December 23, 1940
United Air Lines (later retitled United Airlines) launched what is generally regarded as the first all-cargo air service in the United States. The maiden flight for this service began when one of the company’s planes left New York City at 11:50 p.m. This aircraft, which carried approximately 2,500 pounds (1,134 kilograms) of mail and express deliveries but no passengers, landed in Chicago at 3:40 a.m. Central Standard Time after stopping in Cleveland en route.
The plane used for this flight was a Douglas DC-4 airliner (pictured above). Just a few years earlier, United Air Lines president William A. Patterson had spearheaded the push for the Douglas Aircraft Company to develop this type of four-engine plane specifically for use as an airliner.
At the time of its first all-cargo trip from New York City to Chicago, United Air Lines announced plans to implement similar flights between those cities on a nightly basis. “Flights will be made with 12-ton [10.9-metric ton] Douglas Mainliners capable of transporting up to 5,000 pounds [2,268 kilograms] of mail and express,” reported the Wall Street Journal. “By utilizing passenger space, the planes will be able to carry not only much greater cargo loads but larger shipments than can be accommodated in cargo pits.”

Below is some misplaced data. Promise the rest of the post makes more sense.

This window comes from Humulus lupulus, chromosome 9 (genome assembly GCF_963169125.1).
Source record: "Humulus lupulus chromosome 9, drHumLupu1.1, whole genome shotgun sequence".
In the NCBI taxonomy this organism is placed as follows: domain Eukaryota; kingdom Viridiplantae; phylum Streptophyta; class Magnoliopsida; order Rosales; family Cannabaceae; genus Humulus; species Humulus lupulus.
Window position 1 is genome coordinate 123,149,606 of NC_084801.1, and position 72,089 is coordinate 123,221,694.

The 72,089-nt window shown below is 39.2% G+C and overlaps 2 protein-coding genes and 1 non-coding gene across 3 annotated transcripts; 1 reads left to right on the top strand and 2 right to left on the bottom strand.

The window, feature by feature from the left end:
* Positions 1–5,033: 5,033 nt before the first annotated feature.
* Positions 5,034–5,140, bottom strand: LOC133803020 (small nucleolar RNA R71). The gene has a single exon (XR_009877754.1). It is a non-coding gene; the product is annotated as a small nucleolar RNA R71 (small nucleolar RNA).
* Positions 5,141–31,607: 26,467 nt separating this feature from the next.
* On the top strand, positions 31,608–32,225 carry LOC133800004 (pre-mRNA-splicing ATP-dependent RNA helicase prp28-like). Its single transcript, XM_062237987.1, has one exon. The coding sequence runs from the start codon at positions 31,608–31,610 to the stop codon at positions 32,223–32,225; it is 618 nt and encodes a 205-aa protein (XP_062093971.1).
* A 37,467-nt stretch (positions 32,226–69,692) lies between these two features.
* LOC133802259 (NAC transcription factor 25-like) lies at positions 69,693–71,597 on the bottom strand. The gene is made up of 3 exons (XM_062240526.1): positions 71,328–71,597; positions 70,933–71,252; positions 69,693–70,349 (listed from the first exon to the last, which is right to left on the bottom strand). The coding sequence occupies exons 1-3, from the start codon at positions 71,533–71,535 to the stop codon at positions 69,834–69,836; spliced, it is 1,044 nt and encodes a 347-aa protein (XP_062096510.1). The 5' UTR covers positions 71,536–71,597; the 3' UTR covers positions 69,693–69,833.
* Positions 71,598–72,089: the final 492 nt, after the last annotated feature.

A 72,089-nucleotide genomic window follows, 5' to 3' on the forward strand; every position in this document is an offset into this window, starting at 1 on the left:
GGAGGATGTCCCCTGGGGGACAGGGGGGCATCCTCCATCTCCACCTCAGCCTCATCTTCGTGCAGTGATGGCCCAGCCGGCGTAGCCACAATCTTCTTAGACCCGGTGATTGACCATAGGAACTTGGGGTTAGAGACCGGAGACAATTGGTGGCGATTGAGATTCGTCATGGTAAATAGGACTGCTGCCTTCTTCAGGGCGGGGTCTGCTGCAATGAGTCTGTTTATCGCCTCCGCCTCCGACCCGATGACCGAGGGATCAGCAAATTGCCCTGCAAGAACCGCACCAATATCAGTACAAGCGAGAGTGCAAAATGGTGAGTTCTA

As it turned out, this pioneering freight service lasted just over five months before United Air Lines canceled it. Nonetheless, the flights proved to be influential in the long term; within a few years, many U.S. airlines – including United Air Lines – had regular all-cargo services in place.
That New York City-Chicago freight delivery route also epitomized Patterson’s overall trailblazing style as United Air Lines president from 1934 to 1966. Under his longtime leadership, the company also introduced such other innovations as improved evacuation procedures for passengers; computerized flight plans; and hot-meal services in place of box lunches as an on-board dining option. “Though William Allan Patterson stood just 5 feet 3 inches [160 centimeters] tall, no one cast a longer shadow as a pioneer in commercial air travel,” reported the Los Angeles Times at the time of his death in 1980.
For more information on the history of United Air Lines (now known as United Airlines), please check out https://www.centennialofflight.net/essay/Commercial_Aviation/UnitedAirlines/
Additional information on the history of freight delivery flights is available at https://www.freightwaves.com/news/flashback-friday-the-history-of-air-freight